U.S. Containment Policy in Asia Between 1945 and 1975

Introduction

The containment policy was the strategy which the US applied to contain the communist regimes in Asia between 1945 and 1975. This policy was successful, but only to a particular extent since, along with the victories, the US also faced the inevitable losses and defeats. The Vietnam War had the most noticeable destructive effect on the image of the United States. It led the state to realize that in addition to the United States and the USSR, there are other independent forces in the world, including China, Japan, and Western Europe. The end of the containment policy was also marked by the “end of the era of colonialism,” when the overwhelming majority of Third World countries freed themselves from the influence of the metropolises and started independent rule. This paper aims to discuss the US’s containment policy in Asia between 1945 and 1975.

The Cold War and Its Impact of the US Policy

Tension in relations between the Soviet Union and the United States led to the emergence of hostile relations between the two states based on ideology. The subsequent period, which lasted forty years, became known as the “Cold War.” Relations with the Soviet Union strongly influenced the domestic and foreign policy of the United States. In the five years after the victory in World War II, ties between super-states deteriorated. By the early 1950s, the United States had developed a strategy to combat the “communist threat,” called the containment policy. (Brinkley, 653)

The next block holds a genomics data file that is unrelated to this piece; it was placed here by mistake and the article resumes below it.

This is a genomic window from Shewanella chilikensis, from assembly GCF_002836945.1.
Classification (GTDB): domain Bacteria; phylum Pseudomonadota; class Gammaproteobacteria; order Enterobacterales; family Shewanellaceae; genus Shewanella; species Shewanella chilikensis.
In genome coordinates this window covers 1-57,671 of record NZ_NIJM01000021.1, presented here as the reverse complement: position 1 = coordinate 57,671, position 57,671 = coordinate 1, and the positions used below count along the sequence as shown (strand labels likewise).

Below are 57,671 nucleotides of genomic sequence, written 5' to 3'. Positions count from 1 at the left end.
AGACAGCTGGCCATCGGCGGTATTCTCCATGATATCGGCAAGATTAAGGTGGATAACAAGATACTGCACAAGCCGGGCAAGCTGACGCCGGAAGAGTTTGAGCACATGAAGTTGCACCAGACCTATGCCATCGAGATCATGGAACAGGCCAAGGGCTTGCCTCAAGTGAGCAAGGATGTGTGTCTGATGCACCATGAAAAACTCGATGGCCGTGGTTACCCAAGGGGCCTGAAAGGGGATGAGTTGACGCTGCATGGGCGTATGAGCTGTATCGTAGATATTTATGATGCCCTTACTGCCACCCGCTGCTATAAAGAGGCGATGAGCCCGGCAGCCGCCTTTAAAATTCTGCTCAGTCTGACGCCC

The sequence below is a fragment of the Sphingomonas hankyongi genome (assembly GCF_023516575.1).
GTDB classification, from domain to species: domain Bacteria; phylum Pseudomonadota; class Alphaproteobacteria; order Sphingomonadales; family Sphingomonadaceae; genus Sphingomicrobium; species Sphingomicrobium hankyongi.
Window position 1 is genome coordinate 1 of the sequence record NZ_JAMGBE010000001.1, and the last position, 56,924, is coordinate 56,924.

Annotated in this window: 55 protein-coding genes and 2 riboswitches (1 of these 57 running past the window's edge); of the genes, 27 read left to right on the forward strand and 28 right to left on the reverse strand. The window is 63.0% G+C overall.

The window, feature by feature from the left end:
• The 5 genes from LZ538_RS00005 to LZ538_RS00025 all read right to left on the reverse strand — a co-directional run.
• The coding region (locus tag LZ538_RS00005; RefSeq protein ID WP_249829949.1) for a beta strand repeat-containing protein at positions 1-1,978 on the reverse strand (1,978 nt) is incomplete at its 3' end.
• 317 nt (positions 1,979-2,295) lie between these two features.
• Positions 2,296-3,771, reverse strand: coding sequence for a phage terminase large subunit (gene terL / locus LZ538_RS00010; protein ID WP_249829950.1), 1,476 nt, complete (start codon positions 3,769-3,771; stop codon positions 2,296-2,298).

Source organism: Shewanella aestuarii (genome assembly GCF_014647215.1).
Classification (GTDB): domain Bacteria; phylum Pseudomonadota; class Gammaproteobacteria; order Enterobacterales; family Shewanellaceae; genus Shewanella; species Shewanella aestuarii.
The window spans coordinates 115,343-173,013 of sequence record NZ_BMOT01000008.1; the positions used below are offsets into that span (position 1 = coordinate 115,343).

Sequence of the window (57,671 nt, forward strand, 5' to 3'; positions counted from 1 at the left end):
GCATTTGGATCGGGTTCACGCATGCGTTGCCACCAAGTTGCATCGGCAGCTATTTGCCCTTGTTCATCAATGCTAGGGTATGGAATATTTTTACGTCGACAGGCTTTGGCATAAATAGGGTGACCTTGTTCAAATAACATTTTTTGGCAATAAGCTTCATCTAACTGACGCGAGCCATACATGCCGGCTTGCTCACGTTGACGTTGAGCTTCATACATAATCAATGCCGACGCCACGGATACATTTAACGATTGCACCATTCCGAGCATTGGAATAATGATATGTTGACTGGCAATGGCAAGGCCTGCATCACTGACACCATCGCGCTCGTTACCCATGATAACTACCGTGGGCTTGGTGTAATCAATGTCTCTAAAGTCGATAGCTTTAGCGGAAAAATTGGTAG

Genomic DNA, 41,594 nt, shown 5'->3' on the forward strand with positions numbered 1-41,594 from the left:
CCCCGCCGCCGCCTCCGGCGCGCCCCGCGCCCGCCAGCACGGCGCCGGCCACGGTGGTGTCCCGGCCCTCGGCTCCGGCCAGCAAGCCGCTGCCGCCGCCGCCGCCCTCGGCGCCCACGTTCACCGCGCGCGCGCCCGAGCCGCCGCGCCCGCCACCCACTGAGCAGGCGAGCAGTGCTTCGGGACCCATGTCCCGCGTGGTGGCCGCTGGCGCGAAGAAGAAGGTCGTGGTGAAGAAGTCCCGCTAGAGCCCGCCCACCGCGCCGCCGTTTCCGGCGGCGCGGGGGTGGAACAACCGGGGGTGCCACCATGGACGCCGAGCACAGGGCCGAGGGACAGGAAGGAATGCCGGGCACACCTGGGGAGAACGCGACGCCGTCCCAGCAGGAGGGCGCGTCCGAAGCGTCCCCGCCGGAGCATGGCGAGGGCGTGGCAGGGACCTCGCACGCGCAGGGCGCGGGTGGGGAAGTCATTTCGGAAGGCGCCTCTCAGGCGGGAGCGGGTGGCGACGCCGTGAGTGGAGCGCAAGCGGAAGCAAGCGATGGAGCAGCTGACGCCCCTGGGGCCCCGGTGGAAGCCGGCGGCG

Previously, the United States made sure that the countries of Western Europe did not become communists by implementing the Marshall Plan, which consisted of providing material assistance to Europe to rebuild after the war. Now, the containment policy would prevent the spread of communism around the world. The United States, along with Western Europe, also formed NATO to defend against possible Soviet attacks. (Brinkley, 653) Therefore, after the North Korean communist forces invaded South Korea in 1950, the US was forced to react and participate in the war to stop the communists. The war with North Korea lasted for a long time. It led to the stabilization of the situation while maintaining the original borders between the two states, which increased the authority of the United States, despite the difficulties associated with the war.

The US also learned several important lessons from this war, especially regarding China’s behavior as a vigorous adversary on the battlefield, which prevented the US from helping South Korea occupy the north’s territories and successfully repulsed a massive offensive. The United States took a reasonably neutral position concerning China since it could not undermine the beginning of the seizure of power by Mao Zedong, even supporting the current corrupt government of Chiang Kai-shek. (Brinkley, 659) Therefore, soon after the end of World War II, the United States lifted restrictions on the industrial development of Japan, hoping to see it as an ally soon. Despite the romantic post-war attitude and the desire to see a single open world, the world states fought for decades to divide spheres of influence and establish parity of power.